School Library Journal
Gr 1–3—Hall's book of wordplay featuring homophones and homonyms is deceptively simple in appearance but sophisticated in concept. Appealing graphic-style illustrations, printed in brightly colored, textured acrylics on paper cutouts, are set against a white background; geometric shapes can be found in most cutouts and in the shaded painted areas. The story follows three cats-Lillian, Tilly, and William J.-as they set off on a nonsensical word-based adventure. The rhymed text is written in short sentences printed in extra-large type. Nevertheless, in many instances the rapid change in meaning from one homophone to the next presupposes that readers will recognize the difference in each pair of words. For example, "They choose a spot./They spot some ewes./They use a box/to hide from bees./They do their best/to box some fleas." In the midst of the silliness, the cats lose direction, stumbling through even more nonsense in order to get back on track, which allows Hall to demonstrate how he creates the links from one homophone to another. This instructive tale may be more useful in a classroom setting than as a read-aloud.—Susan Scheps, formerly at Shaker Public Library, OH
Kirkus Reviews
Hall cleverly plays with homophones in this diverting word adventure. Three curious cats, propelled by their imaginations, bring books to life as they traverse spacious, white spreads. Together they "flee a steer," "steer a plane," "plane a board" and "board a train." Each sentence or scenario offers hints of what's to come. Discerning compositions and a rhyming text further drive the momentum until, alas! The words' many meanings confound these friendly felines. Humorous permutations ensue as the kitties try to untangle their tales. After they successfully "shoo a truly naughty gnu," (it's munching shoes--truly naughty indeed!), things go sadly awry. "They use their paws to rock a squashberry! Rock a squashberry?" Once back on track, they befriend a bear, sail a whale and ultimately find comfort and contentment in words. Digitally collaged illustrations with appealing characters pop from the page. The artwork, simple in its appearance yet interwoven with the text with utmost sophistication, playfully offers the easiest and funniest lesson on homophones possible, inviting repeat readings and likely inspiring continuing silliness. Smart and accessible, charming and witty, this is one for educators and adventurers alike. (Picture book. 3-5)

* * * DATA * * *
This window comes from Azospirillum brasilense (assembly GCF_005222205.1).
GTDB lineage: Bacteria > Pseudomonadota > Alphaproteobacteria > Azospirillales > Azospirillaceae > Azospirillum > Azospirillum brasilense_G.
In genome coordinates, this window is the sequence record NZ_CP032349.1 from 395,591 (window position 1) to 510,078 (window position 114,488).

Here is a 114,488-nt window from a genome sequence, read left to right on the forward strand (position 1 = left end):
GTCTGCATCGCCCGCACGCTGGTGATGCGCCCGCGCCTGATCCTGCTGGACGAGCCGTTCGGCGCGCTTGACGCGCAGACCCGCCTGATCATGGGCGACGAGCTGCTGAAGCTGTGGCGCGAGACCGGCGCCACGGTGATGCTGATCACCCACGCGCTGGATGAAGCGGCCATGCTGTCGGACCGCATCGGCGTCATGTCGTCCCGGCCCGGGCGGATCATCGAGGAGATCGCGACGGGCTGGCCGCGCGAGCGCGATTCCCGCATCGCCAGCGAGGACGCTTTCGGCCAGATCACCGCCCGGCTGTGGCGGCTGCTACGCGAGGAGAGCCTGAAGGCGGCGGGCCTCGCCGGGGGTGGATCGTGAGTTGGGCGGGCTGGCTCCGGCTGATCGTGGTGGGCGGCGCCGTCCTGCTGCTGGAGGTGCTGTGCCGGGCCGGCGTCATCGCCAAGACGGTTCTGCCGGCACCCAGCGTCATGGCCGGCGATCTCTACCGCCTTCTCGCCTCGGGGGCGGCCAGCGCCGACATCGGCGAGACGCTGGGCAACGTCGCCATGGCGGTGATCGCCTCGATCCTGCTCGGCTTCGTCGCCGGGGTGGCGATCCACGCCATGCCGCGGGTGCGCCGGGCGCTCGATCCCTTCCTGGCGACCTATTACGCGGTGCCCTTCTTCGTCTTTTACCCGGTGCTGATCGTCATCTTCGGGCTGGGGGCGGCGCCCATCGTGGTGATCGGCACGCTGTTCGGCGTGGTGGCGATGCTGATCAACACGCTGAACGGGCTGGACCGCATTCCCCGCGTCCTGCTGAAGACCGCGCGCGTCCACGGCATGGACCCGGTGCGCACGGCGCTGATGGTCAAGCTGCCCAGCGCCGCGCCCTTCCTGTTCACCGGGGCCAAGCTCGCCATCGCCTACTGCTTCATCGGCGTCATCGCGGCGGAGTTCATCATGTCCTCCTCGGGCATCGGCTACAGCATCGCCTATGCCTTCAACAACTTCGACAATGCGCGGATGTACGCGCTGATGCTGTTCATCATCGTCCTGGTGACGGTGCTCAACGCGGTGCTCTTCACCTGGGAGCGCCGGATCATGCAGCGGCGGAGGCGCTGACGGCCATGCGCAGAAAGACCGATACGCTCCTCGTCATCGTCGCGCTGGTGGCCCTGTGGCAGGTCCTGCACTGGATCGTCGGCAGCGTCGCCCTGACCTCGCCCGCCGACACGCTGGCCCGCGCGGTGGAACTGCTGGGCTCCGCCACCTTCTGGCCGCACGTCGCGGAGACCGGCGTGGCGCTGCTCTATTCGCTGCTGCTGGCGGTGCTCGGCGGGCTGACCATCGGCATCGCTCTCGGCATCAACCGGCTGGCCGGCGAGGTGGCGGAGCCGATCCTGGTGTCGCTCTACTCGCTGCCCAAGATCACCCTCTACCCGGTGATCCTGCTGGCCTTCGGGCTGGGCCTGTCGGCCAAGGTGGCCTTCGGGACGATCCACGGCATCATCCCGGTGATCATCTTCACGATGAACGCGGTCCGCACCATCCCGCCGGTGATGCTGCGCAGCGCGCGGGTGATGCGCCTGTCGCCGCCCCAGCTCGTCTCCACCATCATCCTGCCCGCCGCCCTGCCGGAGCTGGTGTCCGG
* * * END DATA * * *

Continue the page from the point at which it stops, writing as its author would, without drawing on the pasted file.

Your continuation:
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Product Details

  • ISBN-13: 9780061915161
  • Publisher: HarperCollins Publishers
  • Publication date: 8/28/2012
  • Pages: 40
  • Sales rank: 685,574
  • Age range: 4 - 8 Years
  • Lexile: AD340L (what's this?)
  • Product dimensions: 8.50 (w) x 11.50 (h) x 0.40 (d)

Meet the Author

Michael Hall

Michael Hall loves art supplies, especially pencils, crayons, scissors, and tape. He lives with his family in Minneapolis, Minnesota.

Michael Hall loves art supplies, especially pencils, crayons, scissors, and tape. He lives with his family in Minneapolis, Minnesota.

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Customer Reviews

Average Rating 4
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Sort by: Showing 1 Customer Reviews
  • Anonymous

    Posted June 29, 2014

    Good for toddlers

    Nice artwork with vibrant colors.